Faculty Publications


An Efficient Frontier for Retirement Income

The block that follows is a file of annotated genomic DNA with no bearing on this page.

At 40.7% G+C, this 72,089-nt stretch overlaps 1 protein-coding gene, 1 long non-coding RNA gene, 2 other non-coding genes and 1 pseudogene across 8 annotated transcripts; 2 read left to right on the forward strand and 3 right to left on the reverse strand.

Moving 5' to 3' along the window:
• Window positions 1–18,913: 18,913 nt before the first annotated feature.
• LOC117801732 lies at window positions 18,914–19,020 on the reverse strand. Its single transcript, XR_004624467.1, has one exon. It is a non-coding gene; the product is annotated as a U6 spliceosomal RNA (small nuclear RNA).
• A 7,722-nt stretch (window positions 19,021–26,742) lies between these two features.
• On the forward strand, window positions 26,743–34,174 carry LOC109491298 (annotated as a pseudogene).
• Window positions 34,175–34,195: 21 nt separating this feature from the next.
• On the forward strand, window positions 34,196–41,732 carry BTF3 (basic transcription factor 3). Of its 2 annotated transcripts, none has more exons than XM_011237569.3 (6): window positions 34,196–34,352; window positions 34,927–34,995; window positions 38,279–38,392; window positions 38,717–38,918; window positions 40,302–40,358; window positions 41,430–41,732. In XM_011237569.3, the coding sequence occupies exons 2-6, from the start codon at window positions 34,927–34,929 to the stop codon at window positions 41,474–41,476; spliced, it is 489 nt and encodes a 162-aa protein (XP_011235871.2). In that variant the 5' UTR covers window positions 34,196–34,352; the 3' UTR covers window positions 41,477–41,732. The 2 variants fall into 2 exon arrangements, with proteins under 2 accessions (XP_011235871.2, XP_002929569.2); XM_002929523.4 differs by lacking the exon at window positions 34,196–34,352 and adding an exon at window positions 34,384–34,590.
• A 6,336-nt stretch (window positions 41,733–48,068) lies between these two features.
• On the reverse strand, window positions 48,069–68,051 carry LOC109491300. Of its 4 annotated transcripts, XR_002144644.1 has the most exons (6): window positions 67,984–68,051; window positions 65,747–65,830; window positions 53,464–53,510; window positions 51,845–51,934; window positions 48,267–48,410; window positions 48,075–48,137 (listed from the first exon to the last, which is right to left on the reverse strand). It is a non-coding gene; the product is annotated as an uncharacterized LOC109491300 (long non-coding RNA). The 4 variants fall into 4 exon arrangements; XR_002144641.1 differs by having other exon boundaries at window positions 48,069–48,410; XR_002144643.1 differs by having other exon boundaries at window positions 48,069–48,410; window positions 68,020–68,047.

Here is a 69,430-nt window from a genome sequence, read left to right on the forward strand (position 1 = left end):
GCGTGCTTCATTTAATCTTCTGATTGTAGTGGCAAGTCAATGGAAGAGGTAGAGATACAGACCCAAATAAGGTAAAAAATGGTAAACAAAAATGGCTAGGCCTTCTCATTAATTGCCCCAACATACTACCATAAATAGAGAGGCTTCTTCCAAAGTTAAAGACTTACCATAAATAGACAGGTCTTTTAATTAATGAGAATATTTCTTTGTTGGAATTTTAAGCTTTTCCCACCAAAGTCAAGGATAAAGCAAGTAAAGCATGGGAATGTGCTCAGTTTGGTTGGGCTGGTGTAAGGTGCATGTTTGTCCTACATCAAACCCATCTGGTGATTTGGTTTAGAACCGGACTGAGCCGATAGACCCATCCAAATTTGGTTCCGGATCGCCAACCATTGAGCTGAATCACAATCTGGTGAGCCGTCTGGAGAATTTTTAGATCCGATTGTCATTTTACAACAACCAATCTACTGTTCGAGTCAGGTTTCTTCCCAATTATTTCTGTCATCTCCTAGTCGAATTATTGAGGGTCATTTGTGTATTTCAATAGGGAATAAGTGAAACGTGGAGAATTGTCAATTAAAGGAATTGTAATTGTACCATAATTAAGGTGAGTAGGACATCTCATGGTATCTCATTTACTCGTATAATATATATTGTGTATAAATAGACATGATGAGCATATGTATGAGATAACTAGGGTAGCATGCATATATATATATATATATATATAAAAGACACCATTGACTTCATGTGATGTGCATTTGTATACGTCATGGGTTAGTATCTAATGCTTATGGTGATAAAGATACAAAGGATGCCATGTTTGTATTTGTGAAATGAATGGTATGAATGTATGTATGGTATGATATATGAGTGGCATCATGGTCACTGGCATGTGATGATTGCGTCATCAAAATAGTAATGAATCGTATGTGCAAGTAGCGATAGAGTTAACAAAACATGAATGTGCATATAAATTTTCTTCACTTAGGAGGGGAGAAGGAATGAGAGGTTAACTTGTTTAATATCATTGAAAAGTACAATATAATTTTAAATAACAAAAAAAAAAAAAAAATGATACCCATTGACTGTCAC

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This article outlines a different way to think about building a retirement income strategy, which moves dramatically away from the concepts of safe withdrawal rates and failure rates. The focus is how to best meet two competing financial objectives for retirement: satisfying spending goals and preserving financial assets. The process described here focuses on allocating assets between a portfolio of stocks and bonds, inflation-adjusted and fixed single-premium immediate annuities (SPIAs), and immediate variable annuities with guaranteed living benefit riders (VA/GLWBs). This process incorporates unique client circumstances, bases asset return assumptions on current market conditions, uses a consistent fee structure for a fair comparison between income tools, operationalizes the concept of diminishing returns from spending by incorporating a minimum needs threshold and a lifestyle spending goal, uses survival probabilities to calculate outcomes, and incorporates client preferences to balance the competing financial objectives for the final choice among the collection of allocations that define the efficient frontier for retirement income. Results are presented for a 65-year old couple whose lifestyle needs require a 4% inflation-adjusted withdrawal rate from retirement date assets. Their efficient frontier generally consists of combinations of stocks and fixed SPIAs. Perhaps surprisingly, bonds, inflation-adjusted SPIAs, and VA/GLWBs do not serve a useful role in the couple’s optimal retirement income portfolio.